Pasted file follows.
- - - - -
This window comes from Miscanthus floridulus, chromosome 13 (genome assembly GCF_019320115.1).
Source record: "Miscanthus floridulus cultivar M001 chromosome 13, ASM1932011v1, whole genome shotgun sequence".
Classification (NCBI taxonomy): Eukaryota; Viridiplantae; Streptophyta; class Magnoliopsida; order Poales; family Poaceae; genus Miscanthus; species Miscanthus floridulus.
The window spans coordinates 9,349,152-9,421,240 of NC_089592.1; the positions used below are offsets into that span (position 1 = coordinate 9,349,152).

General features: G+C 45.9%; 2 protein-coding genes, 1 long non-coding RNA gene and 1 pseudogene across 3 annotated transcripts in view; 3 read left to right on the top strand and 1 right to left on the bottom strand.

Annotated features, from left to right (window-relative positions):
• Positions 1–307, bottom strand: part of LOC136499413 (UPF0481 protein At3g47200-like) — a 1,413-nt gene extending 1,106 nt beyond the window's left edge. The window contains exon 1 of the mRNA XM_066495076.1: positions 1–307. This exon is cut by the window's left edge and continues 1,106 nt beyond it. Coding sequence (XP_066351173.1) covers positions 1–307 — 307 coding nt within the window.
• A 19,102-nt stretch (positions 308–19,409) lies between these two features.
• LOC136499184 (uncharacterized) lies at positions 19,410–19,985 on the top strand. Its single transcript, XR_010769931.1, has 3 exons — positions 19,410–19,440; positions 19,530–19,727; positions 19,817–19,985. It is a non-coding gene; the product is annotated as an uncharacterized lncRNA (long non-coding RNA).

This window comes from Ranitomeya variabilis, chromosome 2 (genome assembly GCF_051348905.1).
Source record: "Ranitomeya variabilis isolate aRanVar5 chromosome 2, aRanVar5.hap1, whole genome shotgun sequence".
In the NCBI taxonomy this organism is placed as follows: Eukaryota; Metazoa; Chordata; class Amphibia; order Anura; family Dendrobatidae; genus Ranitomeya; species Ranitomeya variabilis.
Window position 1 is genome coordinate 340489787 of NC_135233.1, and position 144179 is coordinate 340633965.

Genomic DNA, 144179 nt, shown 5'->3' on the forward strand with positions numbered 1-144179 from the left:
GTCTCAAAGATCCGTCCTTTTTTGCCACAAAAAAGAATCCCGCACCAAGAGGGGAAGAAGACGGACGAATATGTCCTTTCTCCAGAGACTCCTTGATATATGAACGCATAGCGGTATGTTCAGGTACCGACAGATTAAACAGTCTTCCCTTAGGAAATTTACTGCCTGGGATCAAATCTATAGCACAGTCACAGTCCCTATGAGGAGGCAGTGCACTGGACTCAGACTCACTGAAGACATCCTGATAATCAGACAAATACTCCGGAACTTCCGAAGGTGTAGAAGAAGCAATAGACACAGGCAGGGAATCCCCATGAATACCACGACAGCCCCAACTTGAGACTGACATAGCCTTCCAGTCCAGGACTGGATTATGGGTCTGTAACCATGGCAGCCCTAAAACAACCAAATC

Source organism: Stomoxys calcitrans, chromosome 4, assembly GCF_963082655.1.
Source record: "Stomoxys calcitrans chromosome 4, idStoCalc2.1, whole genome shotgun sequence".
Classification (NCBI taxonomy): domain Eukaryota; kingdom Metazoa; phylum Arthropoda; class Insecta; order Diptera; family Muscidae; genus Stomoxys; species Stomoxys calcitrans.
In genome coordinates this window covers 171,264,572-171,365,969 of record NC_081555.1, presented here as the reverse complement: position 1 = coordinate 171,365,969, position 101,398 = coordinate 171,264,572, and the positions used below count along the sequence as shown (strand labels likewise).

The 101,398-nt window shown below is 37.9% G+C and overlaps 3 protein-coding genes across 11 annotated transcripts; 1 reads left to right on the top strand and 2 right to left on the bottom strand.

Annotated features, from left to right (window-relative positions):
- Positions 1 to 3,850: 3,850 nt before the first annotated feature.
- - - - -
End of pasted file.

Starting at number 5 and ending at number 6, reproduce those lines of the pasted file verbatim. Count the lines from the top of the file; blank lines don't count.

General features: G+C 45.9%; 2 protein-coding genes, 1 long non-coding RNA gene and 1 pseudogene across 3 annotated transcripts in view; 3 read left to right on the top strand and 1 right to left on the bottom strand.

Annotated features, from left to right (window-relative positions):